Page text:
A. R. Ammons

po_AmmonsAR1Archie Randolph Ammons (February 18, 1926 – February 25, 2001) was an American Poet who won the annual National Book Award for Poetry in 1973 and 1993.

Ammons wrote about humanity’s relationship to nature in alternately comic and solemn tones.


A. R. Ammons

It is not enough to  be willing to come out of the dark
and stand in the light,
all hidden things brought into sight, the damp
black spaces,
where fear, arms over its head, trembles into blindness,
invaded by truth-seeking light:
it is not enough to desire radiance, to be struck by
radiance: external light
throws darkness behind its brilliance, the division
nearly half and half:
it is only enough when the inner light
kindles to a source, radiates from its sphere to all
points outwardly: then, though
surrounding things are half and half with
light and darkness, all that is visible from the source
is light:
it is not enough to wish to cast light: as much
darkness as light is made that way: it is only
enough to touch the inner light of each surrounding thing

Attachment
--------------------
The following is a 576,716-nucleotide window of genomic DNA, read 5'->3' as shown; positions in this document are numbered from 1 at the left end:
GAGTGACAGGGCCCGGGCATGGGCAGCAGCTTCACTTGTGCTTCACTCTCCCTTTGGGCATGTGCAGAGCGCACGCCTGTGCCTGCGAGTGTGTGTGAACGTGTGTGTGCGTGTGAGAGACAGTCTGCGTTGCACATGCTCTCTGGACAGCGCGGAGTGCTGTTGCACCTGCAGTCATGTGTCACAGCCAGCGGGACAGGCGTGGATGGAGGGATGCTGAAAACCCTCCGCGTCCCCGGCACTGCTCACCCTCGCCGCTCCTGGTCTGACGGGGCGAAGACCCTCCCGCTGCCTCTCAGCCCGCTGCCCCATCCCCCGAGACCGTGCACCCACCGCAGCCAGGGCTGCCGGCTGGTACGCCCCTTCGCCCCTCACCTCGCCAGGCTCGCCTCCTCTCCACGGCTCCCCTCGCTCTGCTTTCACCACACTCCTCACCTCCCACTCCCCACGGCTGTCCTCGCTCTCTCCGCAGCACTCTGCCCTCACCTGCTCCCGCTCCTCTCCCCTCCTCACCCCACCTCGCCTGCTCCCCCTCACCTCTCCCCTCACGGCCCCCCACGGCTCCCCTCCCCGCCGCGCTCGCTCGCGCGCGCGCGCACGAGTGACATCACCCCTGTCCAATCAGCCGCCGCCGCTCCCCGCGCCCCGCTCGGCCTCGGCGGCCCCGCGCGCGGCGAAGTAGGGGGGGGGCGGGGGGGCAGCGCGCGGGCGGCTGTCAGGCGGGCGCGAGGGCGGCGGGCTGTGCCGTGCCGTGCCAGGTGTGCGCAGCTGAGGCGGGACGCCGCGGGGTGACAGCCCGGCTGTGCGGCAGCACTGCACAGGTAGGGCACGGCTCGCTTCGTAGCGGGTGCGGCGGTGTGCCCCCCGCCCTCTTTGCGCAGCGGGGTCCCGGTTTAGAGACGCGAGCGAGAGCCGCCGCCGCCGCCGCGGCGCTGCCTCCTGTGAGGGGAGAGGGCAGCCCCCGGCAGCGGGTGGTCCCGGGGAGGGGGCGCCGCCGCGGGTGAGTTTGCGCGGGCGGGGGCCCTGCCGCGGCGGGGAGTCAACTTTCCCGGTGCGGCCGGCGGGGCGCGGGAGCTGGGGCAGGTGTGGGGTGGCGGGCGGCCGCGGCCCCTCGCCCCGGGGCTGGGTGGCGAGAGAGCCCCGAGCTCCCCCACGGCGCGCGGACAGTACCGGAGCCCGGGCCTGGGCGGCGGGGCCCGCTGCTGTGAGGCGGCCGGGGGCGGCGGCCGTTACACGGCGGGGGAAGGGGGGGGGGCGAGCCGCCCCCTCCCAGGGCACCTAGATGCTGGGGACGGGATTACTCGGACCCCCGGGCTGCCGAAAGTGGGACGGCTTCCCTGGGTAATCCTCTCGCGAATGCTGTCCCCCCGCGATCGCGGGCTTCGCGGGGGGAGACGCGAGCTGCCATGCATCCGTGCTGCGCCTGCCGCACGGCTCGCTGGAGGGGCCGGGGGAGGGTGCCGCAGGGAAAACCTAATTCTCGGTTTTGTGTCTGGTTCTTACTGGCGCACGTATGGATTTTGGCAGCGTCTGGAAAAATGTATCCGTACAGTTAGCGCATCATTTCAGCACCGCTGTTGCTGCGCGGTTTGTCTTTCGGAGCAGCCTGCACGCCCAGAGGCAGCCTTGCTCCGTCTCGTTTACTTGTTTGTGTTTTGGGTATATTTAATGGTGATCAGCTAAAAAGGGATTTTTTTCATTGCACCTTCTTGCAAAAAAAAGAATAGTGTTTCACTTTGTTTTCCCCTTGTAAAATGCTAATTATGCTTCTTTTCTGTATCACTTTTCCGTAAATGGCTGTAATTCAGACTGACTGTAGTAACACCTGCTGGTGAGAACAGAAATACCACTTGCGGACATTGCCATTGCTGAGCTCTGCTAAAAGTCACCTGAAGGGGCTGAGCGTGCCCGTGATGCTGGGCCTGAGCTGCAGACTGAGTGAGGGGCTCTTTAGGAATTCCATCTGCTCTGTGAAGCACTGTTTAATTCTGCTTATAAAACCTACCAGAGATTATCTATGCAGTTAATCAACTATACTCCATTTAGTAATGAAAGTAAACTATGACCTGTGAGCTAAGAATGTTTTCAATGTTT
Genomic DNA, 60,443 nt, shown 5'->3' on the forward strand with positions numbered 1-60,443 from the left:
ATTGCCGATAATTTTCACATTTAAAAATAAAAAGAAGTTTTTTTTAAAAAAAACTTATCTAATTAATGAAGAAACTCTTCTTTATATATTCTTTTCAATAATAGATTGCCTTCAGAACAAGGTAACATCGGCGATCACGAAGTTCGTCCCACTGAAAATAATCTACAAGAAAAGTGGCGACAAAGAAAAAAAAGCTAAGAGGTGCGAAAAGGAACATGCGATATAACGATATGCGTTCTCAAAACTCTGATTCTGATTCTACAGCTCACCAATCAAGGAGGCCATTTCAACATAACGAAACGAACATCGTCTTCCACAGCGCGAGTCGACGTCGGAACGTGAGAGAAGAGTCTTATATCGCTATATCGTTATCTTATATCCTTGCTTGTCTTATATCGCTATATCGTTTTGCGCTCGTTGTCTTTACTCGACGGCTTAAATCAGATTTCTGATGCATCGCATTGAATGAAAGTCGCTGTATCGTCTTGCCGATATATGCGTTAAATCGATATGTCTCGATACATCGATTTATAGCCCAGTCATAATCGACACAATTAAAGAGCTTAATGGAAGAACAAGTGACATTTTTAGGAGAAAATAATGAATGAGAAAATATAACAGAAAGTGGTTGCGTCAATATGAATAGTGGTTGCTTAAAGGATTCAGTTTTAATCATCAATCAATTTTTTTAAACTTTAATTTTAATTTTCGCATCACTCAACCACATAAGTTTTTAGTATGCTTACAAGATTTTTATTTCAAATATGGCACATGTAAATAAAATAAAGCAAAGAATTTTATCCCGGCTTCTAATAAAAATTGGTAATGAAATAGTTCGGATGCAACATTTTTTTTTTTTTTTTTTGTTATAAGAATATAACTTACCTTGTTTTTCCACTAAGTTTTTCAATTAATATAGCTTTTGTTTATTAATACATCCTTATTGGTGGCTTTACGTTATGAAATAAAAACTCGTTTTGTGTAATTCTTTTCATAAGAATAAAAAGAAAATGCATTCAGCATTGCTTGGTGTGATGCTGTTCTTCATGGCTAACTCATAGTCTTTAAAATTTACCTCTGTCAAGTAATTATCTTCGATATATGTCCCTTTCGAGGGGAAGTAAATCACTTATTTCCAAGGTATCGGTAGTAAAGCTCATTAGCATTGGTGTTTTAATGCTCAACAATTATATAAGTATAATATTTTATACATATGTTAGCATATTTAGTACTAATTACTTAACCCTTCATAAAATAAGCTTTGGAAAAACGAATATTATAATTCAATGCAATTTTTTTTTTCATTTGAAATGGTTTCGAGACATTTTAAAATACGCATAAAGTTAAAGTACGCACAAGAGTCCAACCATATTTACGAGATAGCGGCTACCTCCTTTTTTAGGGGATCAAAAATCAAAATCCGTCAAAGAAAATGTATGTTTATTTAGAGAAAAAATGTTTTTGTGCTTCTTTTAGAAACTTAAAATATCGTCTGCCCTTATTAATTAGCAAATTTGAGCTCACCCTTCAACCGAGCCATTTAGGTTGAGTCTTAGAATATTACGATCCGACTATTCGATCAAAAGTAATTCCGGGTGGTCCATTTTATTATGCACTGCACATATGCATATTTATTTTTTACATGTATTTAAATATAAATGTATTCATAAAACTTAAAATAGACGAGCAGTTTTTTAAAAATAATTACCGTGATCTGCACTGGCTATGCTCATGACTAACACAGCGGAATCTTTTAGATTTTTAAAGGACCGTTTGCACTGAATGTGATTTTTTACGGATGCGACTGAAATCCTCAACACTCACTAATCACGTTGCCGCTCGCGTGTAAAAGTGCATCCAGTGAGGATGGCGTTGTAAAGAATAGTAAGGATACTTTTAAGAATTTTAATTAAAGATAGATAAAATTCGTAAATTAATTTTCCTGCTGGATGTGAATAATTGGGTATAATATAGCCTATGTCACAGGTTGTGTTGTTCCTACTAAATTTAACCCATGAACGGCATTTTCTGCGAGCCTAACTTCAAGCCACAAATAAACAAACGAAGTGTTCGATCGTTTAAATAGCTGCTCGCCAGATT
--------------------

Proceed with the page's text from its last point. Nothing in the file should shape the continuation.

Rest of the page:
and hope it will itself be stirred to radiance,
eliminating the shadows that all lights give it,
and realizing its own full sphere:
it is only enough to radiate the sufficient light
within, the
constant source, the light beyond all possibility of night.


in separating light from darkness
have we cast into death:
in attaining the luminous,
made, capable self,
have we
brought error
to perfection:
in naming have we divided what
unnaming will not divide:

in coming so far,
synthesizing, enlarging, incorporating, completing
(all the way to a finished Fragment)
have we foundered into arrival:

in tarring, calking, timbering,
have we kept our ship afloat
only to satisfy all destinations
by no departures;
only to abandon helm,
sailcloth, hemp, spar;
only to turn charts
to weather, compass to salt, sextant
to sea:

as far words will let us go, we have
voyaged: now
we disperse the ruin of our gains
to do a different kind of going
that will
become less and

as arrival approaches nowhere-every
in gain of nothing-everything.